You can do it in two ways.

  • drush pm-updatecode --lock=module_to_ignore
  • Use the update_advanced module. It allows you to mark modules that you want to ignore on the module administration page.

In particular, the per-project settings to ignore certain projects or even specific releases, is absent in the core version of the module. The "Update status advanced settings" module restores these settings, and might eventually provide additional functionality for the core "Update status" module.

  • the drush command is exactly what I was looking for, thanks alot! – Afri Jun 21 '13 at 9:11
  • The drush help upc will give this for the --lock help: --lock=<foo,bar> Add a persistent lock to remove the specified projects from consideration during updates. Locks may be removed with the --unlock parameter, or overridden by specifically naming the project as a parameter to pm-update or pm-updatecode. The lock does not affect pm-download. – Yzmir Ramirez Sep 12 '16 at 23:51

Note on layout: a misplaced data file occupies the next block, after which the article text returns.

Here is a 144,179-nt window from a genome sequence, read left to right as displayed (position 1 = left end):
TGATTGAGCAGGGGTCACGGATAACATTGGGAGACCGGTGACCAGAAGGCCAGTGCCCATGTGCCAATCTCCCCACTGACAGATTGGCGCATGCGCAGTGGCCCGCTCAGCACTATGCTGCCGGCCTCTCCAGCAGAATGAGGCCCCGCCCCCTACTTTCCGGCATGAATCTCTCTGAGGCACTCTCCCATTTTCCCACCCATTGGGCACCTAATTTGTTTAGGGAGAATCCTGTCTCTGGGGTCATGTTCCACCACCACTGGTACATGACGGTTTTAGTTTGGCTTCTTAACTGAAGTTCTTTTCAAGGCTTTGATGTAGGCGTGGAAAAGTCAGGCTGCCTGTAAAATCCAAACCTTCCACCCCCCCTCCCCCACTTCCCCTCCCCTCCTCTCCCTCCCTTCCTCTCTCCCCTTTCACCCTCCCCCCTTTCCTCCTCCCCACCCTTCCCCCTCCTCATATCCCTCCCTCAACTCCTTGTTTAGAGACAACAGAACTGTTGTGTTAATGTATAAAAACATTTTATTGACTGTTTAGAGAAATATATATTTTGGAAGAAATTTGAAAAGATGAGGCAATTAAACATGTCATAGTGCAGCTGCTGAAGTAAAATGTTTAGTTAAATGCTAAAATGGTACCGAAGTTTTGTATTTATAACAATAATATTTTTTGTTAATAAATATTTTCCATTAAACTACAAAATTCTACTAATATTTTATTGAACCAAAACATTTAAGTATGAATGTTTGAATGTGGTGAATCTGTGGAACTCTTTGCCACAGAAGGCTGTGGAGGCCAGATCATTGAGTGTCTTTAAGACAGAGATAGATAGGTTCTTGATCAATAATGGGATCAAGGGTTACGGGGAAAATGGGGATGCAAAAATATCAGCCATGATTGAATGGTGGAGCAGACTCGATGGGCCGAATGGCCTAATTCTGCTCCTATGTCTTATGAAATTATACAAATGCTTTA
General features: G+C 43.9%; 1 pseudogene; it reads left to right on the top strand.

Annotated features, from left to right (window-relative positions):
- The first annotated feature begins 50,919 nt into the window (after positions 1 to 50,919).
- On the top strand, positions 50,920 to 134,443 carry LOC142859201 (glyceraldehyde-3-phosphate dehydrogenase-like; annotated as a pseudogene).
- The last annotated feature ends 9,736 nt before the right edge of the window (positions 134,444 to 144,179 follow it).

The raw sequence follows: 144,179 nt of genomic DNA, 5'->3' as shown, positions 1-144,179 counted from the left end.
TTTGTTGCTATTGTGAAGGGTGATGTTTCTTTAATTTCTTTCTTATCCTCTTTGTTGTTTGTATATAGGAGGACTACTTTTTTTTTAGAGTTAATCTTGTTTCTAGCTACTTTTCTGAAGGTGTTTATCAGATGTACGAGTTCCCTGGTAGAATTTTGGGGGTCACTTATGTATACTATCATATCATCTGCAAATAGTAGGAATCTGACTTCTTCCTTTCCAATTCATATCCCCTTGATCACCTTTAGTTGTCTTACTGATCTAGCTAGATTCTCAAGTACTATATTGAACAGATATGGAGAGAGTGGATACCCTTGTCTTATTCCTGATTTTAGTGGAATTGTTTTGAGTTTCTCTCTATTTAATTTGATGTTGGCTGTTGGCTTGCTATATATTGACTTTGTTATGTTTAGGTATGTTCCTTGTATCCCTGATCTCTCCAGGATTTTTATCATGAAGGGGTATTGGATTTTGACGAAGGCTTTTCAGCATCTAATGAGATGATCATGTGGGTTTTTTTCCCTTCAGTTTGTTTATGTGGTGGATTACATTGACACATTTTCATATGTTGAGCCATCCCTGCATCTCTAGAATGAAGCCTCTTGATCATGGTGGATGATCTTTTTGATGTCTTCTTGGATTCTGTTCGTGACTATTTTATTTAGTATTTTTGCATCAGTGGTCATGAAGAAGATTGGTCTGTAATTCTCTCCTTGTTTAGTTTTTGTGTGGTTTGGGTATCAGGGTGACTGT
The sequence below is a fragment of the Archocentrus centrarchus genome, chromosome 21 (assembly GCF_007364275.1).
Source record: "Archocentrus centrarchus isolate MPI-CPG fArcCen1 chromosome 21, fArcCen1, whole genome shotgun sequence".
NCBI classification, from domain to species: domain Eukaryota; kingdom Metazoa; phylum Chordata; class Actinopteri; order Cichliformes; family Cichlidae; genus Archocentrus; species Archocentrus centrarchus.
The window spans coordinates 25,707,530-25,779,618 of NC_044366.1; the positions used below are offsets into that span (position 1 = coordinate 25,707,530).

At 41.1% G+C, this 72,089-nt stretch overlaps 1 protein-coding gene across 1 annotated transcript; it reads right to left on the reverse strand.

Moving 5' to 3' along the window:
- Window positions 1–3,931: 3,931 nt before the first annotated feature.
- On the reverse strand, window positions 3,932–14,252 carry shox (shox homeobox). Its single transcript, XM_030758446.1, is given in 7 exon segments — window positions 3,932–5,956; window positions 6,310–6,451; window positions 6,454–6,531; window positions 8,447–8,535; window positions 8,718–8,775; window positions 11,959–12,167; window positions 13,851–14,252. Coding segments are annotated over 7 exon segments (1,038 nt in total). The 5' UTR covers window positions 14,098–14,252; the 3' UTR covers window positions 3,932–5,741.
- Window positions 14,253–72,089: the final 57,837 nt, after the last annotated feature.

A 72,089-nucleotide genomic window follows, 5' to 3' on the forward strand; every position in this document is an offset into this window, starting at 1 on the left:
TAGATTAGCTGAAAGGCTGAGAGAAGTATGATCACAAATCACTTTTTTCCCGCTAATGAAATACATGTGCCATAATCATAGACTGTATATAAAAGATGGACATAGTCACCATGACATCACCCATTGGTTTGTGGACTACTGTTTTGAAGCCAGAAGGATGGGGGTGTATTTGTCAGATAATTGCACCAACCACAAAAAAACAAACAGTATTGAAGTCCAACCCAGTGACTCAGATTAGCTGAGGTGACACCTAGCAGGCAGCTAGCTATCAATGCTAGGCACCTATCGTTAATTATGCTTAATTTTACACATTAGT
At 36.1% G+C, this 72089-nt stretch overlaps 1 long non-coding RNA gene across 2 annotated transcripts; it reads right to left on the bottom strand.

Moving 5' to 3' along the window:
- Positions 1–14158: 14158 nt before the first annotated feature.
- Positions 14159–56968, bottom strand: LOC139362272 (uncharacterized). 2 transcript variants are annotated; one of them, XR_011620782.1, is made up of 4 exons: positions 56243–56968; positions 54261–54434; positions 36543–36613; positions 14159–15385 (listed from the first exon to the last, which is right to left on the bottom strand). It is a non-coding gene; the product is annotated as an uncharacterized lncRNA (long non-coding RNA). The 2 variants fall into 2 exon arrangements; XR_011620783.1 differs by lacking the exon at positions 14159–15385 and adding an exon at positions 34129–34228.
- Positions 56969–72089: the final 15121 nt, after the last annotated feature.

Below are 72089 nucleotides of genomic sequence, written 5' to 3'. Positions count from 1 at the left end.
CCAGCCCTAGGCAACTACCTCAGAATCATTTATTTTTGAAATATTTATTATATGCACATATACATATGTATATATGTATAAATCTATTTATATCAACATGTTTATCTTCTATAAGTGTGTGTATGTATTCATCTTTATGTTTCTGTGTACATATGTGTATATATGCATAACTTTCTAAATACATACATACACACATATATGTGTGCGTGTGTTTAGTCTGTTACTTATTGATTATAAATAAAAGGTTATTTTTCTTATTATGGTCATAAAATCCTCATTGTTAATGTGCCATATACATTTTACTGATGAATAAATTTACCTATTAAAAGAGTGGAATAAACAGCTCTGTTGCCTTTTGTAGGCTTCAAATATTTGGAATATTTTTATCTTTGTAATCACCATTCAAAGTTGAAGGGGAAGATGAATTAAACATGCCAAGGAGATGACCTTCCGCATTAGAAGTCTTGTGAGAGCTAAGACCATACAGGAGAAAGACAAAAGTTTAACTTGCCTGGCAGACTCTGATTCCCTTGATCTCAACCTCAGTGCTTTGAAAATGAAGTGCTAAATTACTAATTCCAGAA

I get the same issue with the module updates, I installed the Disable Updates module seems working good.

This is a small administrative module that lets site administrators disable checking for updates on certain themes and modules, by exposing the functionality of hook_update_projects_alter() on the update settings form (/admin/reports/updates/settings). It allows for arbitrary selection of themes and modules as well as auto detection of custom modules, patched modules, and site-specific features modules.

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Basically, you made a fork, right? So you should:

  1. Rename it to include your fork mark
  2. In info file, set project status url to your repository of that module.

Last but not least, if it's not supported but was not deprecated in favor of any other module, consider asking to become co-maintainer and share your fixes with community.

  • 2
    Donschoe: maintainer here. I'd be very willing to help you get up to speed if you want. – berkes Jun 26 '13 at 18:06